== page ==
The building was designed in the mid 1950s by Charles-Édouard Jeanneret; the famed Swiss architect better known as Le Corbusier. Toward the tumultuous end of the Third Reich, the city of Berlin was heavily bombed—many buildings were destroyed during World War II, and many more were subsequently demolished during the 1950s and 1960s to make way for new roads, businesses, and residential projects. Berlin needed to be rebuilt as new; or by Modernist thinking, as a better and more innovative city. It was a time of radical design, where buildings arose that enjoy iconic status to this day—and ‘Le Corbusierhaus’ exemplifies this juncture. Following Hitler’s fall, a major housing crisis ensued; thus, a significant focus on social development projects was paramount to Berlin’s urban regeneration.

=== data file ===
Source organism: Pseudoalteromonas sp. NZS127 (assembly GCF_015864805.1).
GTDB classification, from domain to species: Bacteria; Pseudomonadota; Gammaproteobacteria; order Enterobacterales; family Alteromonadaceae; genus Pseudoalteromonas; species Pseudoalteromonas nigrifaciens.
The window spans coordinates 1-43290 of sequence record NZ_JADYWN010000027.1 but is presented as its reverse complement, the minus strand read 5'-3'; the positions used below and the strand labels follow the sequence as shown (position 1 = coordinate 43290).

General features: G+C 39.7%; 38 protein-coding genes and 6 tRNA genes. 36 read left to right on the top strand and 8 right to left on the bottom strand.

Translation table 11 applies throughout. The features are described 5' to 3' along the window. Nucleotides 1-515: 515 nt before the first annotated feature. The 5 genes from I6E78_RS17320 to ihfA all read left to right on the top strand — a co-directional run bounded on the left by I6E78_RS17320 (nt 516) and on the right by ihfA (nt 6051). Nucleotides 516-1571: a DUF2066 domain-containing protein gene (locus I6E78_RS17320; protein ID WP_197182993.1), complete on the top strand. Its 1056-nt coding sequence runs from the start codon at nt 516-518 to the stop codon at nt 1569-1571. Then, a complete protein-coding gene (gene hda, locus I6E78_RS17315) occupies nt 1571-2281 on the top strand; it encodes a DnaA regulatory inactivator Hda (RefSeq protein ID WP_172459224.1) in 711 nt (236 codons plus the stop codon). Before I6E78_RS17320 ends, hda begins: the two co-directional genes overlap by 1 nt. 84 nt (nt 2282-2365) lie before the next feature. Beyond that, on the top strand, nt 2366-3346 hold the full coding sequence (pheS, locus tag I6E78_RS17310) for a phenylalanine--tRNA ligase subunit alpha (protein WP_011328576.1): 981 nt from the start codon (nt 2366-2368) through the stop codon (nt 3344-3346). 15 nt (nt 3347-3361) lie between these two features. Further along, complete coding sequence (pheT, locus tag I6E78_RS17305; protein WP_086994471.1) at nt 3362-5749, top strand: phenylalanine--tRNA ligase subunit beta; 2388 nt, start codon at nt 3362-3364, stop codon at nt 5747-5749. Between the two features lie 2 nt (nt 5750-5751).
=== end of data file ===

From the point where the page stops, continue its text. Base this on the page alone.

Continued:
In the wake of Le Corbusier’s successful Unité d’Habitation housing concept in France, the architect was invited to design something similar in Berlin. The construction phase lasted from 1956 to 1958, and like many high-rise buildings from this era, the complex is made from prefabricated rough-cast concrete. 530 apartments are spread across multiple floors, containing anywhere from one to five rooms. The building’s colorful exterior was eccentric for its time, and whether your architectural preferences align with Brutalism or not, one cannot deny the cultural importance of this architectural gem of post-war Germany. For those interested in seeking out an afternoon of architecture and history, a trip to ‘Le Corbusierhaus’ is 20 minutes on the S-Bahn train from central Friedrichstraße. In 1995, the building was declared as a protected monument, and although most apartments are owner-occupied, the building is open for public viewing 24 hours a day. Guided tours can be booked through Förderverein Corbusierhaus Berlin, an organization dedicated to preserving the history of the building.